The creator of a data harvesting website has been sued by Facebook, Inc. for collecting and transmitting users’ data without authorization. Mohamed Zaghar allegedly operated a “mobile scraping” service which offered its users “the ability to scrape their Facebook friends’ contact information,” including email addresses and birth dates. Mobile scraping is a method of extracting data from mobile applications through fraudulent connections. Filed on Thursday, this case is being held in the Northern District of Texas before Magistrate Judge Laurel Beeler.
Zaghar’s website, massroot8.com, required customers to link their Facebook accounts to use the service, which offered to collect their friends’ personal information. The service would “send automated requests to Facebook as if a human user was logging into the Facebook app.” To convince individuals to provide their Facebook login credentials, Zaghar allegedly used a program designed to emulate Facebook’s official Android app. According to the complaint, “Between April 23, 2020 and May 6, 2020, Zaghar’s service used approximately 5,500 Facebook users’ credentials to obtain, through automated means, their Facebook Friends’ [personal information].”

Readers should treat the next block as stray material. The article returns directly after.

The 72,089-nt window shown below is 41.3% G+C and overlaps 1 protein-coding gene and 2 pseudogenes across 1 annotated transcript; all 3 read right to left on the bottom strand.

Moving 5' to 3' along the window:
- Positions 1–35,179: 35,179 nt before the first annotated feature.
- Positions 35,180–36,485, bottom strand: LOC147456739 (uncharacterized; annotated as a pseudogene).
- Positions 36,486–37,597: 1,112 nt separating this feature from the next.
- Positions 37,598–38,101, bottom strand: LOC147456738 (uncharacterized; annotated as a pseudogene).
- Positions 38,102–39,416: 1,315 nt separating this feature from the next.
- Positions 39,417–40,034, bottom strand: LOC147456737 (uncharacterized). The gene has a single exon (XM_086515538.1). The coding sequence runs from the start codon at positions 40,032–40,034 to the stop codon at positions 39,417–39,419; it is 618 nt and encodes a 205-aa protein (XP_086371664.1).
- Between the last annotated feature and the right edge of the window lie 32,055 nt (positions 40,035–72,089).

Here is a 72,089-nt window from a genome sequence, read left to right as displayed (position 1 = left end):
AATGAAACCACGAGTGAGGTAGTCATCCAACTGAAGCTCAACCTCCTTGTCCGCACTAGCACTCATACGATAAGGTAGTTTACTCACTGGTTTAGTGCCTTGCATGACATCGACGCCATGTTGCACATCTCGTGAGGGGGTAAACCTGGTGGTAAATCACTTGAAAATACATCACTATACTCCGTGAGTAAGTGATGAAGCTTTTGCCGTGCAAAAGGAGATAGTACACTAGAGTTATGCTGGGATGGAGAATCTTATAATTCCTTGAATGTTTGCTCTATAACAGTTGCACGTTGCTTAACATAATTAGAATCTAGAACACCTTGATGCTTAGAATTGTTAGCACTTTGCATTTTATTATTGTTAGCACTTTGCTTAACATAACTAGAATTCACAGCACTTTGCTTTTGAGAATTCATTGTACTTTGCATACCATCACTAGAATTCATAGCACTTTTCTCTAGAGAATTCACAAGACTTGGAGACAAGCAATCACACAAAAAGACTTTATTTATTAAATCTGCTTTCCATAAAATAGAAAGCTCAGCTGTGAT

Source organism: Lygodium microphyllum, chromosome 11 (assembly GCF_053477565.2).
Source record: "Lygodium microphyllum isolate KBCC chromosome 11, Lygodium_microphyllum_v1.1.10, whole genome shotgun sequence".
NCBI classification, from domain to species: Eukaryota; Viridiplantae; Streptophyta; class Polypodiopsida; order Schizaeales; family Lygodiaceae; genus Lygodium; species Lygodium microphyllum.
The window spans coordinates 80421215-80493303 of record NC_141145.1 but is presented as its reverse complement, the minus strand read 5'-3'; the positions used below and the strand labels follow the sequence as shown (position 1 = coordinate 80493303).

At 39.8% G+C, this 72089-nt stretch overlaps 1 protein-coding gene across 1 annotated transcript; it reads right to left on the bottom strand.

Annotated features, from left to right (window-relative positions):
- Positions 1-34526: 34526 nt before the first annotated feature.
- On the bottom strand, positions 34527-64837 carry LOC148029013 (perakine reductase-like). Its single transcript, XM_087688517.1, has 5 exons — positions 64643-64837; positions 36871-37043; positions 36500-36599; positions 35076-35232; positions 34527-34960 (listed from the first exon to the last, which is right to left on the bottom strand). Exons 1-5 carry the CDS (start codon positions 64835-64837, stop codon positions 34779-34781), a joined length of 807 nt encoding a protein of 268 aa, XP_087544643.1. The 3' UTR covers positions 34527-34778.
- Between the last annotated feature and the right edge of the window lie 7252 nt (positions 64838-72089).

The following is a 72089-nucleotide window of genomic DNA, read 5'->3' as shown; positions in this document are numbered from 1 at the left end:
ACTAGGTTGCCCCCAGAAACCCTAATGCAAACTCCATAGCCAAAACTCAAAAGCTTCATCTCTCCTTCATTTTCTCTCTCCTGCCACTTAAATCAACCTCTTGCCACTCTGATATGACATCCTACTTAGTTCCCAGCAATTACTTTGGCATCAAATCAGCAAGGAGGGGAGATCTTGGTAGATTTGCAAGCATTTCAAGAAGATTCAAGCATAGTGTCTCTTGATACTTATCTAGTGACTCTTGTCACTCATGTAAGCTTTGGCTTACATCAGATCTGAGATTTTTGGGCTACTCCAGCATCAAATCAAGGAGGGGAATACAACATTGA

Massroot8.com was not Zaghar’s first scraping website, according to the complaint. In the summer of 2018, he was accused of operating several others, including fast-autolikers.com and fast-liker.com. Zaghar allegedly shut them down after receiving cease and desist letters from Facebook, but he quickly returned to scraping with the massroot8.com website October 2018. The company claims to have suffered damages “in excess of $75,000” as a result of Zaghar’s conduct.
Facebook seeks an award of punitive damages and “an injunction restraining Zaghar from accessing” the website. The plaintiff is represented by Hunton Andrews Kurth.